Going beyond the specifics involving Ma Ying-Jeou’s visit to India, what is being witnessed at present relate to the rapidly changing regional strategic perceptions of both Taipei and New Delhi; these perceptions stem from reasons different for each side, but in the end provide a common ground to both for getting closer. In early 90s, Taiwan and India initiated their respective “ Go South” and “Look East” policies, aimed at achieving integration of their economies with that of ASEAN growth. The rapid rise of China in the later years broadened their outlook; Taiwan became apprehensive of the high risks involved in becoming more and more dependent on the overheated Chinese economy. Its cross- strait investment reached the level of US$ 100 billion. China turned into the biggest market for Taiwan. Strategically, Taipei is becoming more and more unsure of Beijing’s intentions on reunification, not ruling out the use of force. Also, some in Taiwan may fear that the US is allowing China to play a bigger role on regional affairs, thus creating regional imbalance. Politically, Taipei is becoming increasingly aware of the rising geo-political importance of India and the latter’s potential in countering China’s growing clout in the region. It has come to view Indian democracy as a source of strength. Also, the changing views of the West, particularly the US, on India’s future role in the region, especially attract Taipei.
On the part of India, its desire to play an expanded role in East Asia, through forging strong ties with ASEAN nations, establishing a relation of strategic partnership with China and Japan as well as improving ties with Taiwan, without factoring Taipei-Beijing relations, has come to dominate policy directions. New Delhi also eyes on benefits from economic cooperation with Taiwan. On a number of fields like counter-terrorism, WMDs, environment etc, India might consider teaming up with Taiwan, useful. In a nutshell, while for Taiwan, the China factor and compulsions to end diplomatic isolation, appear to be the main motivating factors in promoting India ties, India while engaging China, sees in its connectivity to Taiwan, an East Asian entity, a helpful factor not tapped earlier, for its efforts to integrate with the whole of East Asia; The fact that India is already participating in the East Asian summits could be relevant in this regard.
In a background of their rather overlapping motivating factors as given above, Taiwan and India are searching for new ways to get closer to each other. Former Taiwan Premier Yu Shih-kun launched the second wave of the Government’s “Go South policy” to include India in 2005. Since then, Taiwan has been expressing its keenness to sign a FTA with India. The Taiwan-India Cooperation Council (TICC), a brainchild of National Security Council of Taiwan, with Yu Shih-kun as its first Director, started functioning in Taipei in 2006, with the aim of promoting governmental level contacts between the two sides. A representative of President Chen Shui-bian was present at the time of TICC’s inauguration. Information Technology and Infrastructure have been identified as two key areas for Cooperation.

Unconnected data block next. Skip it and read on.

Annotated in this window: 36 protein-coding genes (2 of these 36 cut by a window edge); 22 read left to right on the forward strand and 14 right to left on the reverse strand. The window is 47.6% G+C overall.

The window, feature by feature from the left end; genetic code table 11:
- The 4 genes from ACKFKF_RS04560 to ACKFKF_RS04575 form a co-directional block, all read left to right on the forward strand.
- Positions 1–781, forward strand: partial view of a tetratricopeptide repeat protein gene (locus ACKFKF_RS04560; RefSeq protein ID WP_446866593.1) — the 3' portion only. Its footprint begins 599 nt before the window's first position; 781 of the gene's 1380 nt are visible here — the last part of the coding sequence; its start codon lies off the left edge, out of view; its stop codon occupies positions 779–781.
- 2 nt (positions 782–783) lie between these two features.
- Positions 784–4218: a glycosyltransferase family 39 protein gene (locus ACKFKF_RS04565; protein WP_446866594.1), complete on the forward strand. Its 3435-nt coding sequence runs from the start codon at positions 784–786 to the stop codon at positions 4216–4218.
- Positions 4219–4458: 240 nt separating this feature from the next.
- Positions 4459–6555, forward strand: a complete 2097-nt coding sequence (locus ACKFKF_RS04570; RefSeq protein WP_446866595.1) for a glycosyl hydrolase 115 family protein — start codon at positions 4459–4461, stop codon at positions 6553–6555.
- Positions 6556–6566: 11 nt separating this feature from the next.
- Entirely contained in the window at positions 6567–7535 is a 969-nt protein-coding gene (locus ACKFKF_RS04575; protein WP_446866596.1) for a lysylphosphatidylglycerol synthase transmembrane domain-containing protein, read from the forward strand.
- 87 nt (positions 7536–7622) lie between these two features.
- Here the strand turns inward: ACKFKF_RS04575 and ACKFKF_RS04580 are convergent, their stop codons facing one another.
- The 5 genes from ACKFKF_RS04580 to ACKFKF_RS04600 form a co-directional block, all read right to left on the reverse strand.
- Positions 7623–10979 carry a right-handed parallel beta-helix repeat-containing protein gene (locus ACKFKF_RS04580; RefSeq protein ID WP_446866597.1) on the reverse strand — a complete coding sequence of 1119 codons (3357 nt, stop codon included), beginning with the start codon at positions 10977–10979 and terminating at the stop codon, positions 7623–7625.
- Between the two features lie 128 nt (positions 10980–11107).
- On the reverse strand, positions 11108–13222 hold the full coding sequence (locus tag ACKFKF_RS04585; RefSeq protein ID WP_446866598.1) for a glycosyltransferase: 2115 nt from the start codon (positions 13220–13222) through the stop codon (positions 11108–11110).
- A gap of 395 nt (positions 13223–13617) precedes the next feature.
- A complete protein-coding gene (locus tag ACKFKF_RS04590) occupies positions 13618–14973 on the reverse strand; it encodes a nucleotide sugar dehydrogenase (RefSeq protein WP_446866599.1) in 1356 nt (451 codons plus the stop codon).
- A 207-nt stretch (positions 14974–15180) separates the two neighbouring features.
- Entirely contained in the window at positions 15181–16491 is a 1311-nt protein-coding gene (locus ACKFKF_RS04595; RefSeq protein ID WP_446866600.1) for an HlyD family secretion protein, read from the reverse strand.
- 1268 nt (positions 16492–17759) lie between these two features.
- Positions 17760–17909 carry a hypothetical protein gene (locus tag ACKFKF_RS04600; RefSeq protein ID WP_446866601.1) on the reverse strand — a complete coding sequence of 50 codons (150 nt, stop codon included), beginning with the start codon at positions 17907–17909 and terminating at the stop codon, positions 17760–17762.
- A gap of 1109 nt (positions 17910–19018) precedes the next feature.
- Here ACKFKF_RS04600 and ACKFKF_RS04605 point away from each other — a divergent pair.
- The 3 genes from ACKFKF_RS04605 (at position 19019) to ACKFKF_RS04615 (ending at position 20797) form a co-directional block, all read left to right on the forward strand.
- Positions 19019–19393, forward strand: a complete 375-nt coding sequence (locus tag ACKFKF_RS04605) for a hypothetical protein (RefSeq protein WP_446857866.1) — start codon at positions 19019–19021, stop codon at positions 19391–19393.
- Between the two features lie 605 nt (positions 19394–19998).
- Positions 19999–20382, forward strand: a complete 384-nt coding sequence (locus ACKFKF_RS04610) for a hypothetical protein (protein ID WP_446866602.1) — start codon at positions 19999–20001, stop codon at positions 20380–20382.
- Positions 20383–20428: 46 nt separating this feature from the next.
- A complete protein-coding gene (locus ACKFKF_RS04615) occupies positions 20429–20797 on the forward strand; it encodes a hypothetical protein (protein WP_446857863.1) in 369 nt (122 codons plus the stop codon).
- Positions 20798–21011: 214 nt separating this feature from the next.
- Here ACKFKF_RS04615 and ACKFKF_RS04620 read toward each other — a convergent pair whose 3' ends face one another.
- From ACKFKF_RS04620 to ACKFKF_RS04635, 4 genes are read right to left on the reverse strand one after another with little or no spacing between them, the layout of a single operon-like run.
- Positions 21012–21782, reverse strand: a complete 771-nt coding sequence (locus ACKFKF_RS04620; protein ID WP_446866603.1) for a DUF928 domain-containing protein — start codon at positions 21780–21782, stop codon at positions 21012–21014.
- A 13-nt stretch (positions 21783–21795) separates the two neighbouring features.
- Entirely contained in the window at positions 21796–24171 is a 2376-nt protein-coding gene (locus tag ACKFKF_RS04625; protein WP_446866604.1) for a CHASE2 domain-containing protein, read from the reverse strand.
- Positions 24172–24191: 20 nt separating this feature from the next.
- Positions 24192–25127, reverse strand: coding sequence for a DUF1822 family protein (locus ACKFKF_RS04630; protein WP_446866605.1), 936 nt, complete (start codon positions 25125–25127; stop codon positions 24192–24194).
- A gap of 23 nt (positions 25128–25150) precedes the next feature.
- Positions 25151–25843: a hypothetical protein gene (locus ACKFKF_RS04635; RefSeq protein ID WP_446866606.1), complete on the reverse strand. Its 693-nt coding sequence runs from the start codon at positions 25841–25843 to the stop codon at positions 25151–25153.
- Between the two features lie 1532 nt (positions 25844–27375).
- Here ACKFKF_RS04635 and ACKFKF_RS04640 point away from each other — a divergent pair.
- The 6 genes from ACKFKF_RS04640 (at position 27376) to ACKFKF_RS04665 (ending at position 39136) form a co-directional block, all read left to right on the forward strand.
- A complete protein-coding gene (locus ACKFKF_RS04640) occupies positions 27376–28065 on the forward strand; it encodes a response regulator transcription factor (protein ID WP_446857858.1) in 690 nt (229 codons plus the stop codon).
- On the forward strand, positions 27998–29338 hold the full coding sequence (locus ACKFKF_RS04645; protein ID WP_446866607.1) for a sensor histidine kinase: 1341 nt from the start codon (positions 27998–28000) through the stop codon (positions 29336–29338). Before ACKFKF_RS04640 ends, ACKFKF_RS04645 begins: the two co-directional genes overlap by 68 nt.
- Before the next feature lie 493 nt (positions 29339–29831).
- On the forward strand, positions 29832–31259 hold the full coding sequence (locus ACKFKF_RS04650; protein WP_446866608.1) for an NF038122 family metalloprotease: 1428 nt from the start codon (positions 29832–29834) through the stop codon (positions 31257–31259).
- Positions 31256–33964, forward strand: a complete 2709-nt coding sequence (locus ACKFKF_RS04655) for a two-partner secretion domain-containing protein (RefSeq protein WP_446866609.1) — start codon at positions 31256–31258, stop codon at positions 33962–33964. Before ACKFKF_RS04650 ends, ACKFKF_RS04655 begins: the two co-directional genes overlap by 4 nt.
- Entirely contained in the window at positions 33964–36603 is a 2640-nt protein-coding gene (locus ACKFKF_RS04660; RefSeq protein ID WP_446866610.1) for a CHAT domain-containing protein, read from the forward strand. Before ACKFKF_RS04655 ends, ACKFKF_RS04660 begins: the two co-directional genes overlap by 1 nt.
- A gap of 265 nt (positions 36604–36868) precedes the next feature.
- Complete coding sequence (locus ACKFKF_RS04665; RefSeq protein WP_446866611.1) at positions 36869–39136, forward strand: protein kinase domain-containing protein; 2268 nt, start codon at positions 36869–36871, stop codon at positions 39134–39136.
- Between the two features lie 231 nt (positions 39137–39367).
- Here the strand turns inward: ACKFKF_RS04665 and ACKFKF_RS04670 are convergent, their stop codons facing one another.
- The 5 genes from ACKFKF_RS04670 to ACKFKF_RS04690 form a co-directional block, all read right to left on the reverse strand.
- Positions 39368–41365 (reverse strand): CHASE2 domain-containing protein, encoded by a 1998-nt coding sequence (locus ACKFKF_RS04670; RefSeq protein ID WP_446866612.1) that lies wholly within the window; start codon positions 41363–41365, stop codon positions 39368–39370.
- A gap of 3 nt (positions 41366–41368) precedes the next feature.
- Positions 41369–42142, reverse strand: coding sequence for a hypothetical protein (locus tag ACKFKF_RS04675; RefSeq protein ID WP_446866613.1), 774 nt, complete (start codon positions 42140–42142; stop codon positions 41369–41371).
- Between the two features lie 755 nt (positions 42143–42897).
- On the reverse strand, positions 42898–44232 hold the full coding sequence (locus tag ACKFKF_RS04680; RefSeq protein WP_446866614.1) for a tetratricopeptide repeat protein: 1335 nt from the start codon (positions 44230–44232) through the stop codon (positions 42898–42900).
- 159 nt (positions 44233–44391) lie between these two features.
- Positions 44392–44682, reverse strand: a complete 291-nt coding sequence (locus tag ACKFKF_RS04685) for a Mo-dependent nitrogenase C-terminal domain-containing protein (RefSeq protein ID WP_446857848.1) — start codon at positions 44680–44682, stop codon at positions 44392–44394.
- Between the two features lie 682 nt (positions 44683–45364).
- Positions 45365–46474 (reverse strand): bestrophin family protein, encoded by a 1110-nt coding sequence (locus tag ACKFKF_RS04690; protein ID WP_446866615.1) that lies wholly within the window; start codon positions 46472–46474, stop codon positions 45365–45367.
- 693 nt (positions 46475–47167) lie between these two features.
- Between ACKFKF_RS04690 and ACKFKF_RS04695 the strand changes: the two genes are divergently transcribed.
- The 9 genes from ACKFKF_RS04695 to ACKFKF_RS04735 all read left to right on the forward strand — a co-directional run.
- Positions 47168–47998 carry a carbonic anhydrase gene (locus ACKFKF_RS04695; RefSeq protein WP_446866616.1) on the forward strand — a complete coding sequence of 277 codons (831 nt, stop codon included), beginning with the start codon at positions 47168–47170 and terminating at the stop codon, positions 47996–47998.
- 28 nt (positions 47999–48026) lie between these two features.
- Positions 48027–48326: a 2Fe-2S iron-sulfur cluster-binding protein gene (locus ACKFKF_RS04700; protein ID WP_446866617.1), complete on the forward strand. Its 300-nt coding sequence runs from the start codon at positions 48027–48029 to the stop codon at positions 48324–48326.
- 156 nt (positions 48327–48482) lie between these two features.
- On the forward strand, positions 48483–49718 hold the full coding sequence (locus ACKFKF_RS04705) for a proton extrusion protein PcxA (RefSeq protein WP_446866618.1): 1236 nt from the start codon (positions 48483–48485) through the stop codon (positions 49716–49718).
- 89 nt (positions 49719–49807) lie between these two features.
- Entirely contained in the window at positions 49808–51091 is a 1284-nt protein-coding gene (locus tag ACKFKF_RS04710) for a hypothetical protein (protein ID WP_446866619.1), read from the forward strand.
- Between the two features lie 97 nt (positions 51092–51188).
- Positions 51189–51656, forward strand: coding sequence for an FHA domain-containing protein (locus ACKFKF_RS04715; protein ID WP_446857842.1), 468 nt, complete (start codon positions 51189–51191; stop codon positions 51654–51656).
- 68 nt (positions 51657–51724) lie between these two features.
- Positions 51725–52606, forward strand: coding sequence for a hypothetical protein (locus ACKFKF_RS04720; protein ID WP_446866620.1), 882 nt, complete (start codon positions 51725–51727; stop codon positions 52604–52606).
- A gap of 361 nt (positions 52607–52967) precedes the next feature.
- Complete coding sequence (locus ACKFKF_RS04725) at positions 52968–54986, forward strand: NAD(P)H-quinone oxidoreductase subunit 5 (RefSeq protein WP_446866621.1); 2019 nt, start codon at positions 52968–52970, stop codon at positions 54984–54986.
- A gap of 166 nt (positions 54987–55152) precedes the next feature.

Both Taiwan and India have become keen to promote bilateral trade, which was around US$ 2.27 billion in the first eleven months of 2005, with projections for 2007 being US$ 7 billion. Taiwan’s direct investment in India was US$ 116 million by end 2004. The figures are no doubt below the potential, as trade with India forms only 0.67% of Taiwan’s total trade and in comparison, Taiwan’s investment in China was as high as US$ 41.7 billion in 2004. Exchange of business delegations between Taiwan and India has become regular. Notable has been the visit of a 130-member business-government delegation headed by Taiwan’s Economic Affairs Minister Shi An-Xiang, in May 2006 at the invitation of India’s prominent commercial chambers, to discuss bilateral matters relating to economy, trade and investment. From India, the visit of a NASSCOM delegation to Taiwan recently has been illustrative of Taiwan’s growing interest in India’s software industry. Taiwan also seems to aim at entering the other South Asian markets through India.
A word of caution to politicians in India, who may be meeting the visiting KMT leader, may be appropriate. The KMT’s position on the Sino-Indian boundary does not differ from that of the PRC. In the past, the KMT had criticised the PRC for discussing with India matters relating to China’s possible concessions to India on the Sino-Indian boundary question. Also, the KMT considers the whole of Tibet and Mongolia as part of China as per Articles 119 and 120 of the “Republic of China” Constitution, though there has been a nuanced change in recent years in the position concerning Tibet, with the formation in 2003 of a new Taiwan-Tibet Cultural Exchange Foundation, to replace the existing Tibetan-Mongolian Commission. Though the visit of Ma to India is expected to be basically economic in nature, it would be advisable for the Indian interlocutors to bear in mind the KMT’s positions on India-China border and Tibet during talks.
(The writer, Mr.D.S.Rajan, is former Director in the Cabinet Secretariat, Government of India. He is presently Director of the Chennai Centre for China Studies, Chennai, India. Email: email@example.com, firstname.lastname@example.org )